In point-of-sale businesses like restaurants, retail shops and online stores, customers pay for their purchases up front. The only way you won't get your money is if something goes wrong with your credit card processor. But if your business operates on an invoicing system, you'll generally need to give customers up to 30, 60 or even 90 days to send in their payments — and, perhaps unsurprisingly, some of them won't do it.
There are numerous reasons for a late payment or nonpayment: Perhaps the bill got lost in a pile of other papers (or, for email, in the customer's inbox), or the customer had an unexpected expense and couldn't afford to pay you by the due date. But regardless of the circumstances, an unpaid invoice can really hurt your business, and eventually you'll need to take action if you want to receive your money.
It might be tempting to call in a collection agency the moment the due date passes, but doing so right away might make the customer feel threatened and upset. You want to deal with the problem head-on, said Greg Waldorf, CEO of invoicing app Invoice2go, but being straightforward doesn't have to mean being aggressive. If a client or customer hasn't paid a bill on time, here are the steps you should take, in this order, to ensure that you not only get your payment, but also maintain a good relationship with the customer.
Collecting payments: steps to follow
Reach out to the customer. A friendly reminder that a customer's bill is past due is the first step in collecting your payment. Most of the time, a late payment was an honest mistake, and receiving that first follow-up will make a client pay as soon as possible. Waldorf noted that the subject of money isn't always easy to address, so you may want to ease into the topic.
"Use an opportunity to check in on a customer's satisfaction for your services, and then discuss any approaching or past-due invoices," Waldorf said.
Resend the invoice. In some cases, clients will try to delay payment by saying they lost the bill, or that they need to reconcile their records to find the correct payment amount, said Hunter Hoffmann, head of U.S. communications for small business insurer Hiscox. If this is the case, Hoffmann advised sending an updated invoice right away — even if you know the customer has the original — to take away this excuse.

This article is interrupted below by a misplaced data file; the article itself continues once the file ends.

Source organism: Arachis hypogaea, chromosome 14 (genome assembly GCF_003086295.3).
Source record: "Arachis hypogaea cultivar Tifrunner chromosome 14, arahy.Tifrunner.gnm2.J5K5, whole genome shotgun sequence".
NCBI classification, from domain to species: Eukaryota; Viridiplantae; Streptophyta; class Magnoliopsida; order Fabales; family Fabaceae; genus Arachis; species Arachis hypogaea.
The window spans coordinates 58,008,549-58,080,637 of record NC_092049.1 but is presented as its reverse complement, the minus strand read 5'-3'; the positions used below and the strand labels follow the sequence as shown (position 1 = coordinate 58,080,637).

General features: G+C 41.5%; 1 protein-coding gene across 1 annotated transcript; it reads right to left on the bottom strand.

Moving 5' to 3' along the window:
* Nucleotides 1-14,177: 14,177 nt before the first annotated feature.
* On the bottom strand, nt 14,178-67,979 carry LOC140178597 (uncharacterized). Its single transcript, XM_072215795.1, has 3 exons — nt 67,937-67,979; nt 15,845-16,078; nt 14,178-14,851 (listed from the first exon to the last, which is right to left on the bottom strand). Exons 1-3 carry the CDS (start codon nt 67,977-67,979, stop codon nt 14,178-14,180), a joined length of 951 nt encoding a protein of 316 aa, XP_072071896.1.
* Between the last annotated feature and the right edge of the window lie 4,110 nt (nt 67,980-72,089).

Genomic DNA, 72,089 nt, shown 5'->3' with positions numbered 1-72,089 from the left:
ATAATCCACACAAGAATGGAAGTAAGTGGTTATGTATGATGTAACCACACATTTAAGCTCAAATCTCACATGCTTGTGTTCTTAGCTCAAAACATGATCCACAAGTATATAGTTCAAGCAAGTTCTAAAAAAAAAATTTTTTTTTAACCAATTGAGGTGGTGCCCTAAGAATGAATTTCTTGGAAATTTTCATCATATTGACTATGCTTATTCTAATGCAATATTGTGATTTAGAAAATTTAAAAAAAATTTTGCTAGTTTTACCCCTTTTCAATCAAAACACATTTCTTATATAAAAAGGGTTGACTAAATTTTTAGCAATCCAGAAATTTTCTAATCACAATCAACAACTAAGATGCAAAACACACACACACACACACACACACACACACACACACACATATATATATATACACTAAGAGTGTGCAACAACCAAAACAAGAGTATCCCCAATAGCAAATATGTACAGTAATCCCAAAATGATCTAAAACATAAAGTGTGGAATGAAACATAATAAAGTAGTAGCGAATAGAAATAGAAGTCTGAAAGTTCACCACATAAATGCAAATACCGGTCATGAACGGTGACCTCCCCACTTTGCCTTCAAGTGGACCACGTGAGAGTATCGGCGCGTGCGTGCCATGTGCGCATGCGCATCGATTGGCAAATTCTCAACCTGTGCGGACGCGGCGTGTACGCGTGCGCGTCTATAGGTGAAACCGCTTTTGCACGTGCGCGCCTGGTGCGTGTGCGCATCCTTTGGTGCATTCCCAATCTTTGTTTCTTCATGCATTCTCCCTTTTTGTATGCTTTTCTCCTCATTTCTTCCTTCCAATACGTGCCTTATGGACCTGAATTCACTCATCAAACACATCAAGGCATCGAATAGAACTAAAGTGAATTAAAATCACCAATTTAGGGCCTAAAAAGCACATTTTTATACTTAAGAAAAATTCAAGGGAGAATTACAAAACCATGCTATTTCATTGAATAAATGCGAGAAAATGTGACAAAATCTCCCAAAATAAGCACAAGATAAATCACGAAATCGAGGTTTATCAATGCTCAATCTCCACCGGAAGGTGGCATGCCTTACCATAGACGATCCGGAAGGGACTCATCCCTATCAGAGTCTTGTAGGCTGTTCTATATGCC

Give an ultimatum. When a nonpaying client ignores your emails and calls about his or her invoice, demand payment a little more firmly. Service businesses working with the client on an ongoing basis are in the best position to give an ultimatum, Hoffmann said.
"Set a specific deadline when service will be cut off to light a fire under them," Hoffmann told Business News Daily. "It's amazing how quickly they can figure out how to pay when they realize how hard it will be to replace your service in a couple days."
Waldorf advised requesting a time line for payment and continuing to follow up until the customer pays. If necessary, resend your original contract, indicating that you will escalate the situation if invoices remain past due.
Hire a collection agency. If repeated attempts to contact the customer and collect your payment have failed, it's time to call in backup. A debt-collection agency is a company that specializes in recovering payments that are typically more than 90 days past due. The company will take the task of following up with the customer off of your hands, using tried-and-true tactics to get the individual to pay. This Business News Daily article contains more information on when and how to hire a collection agency.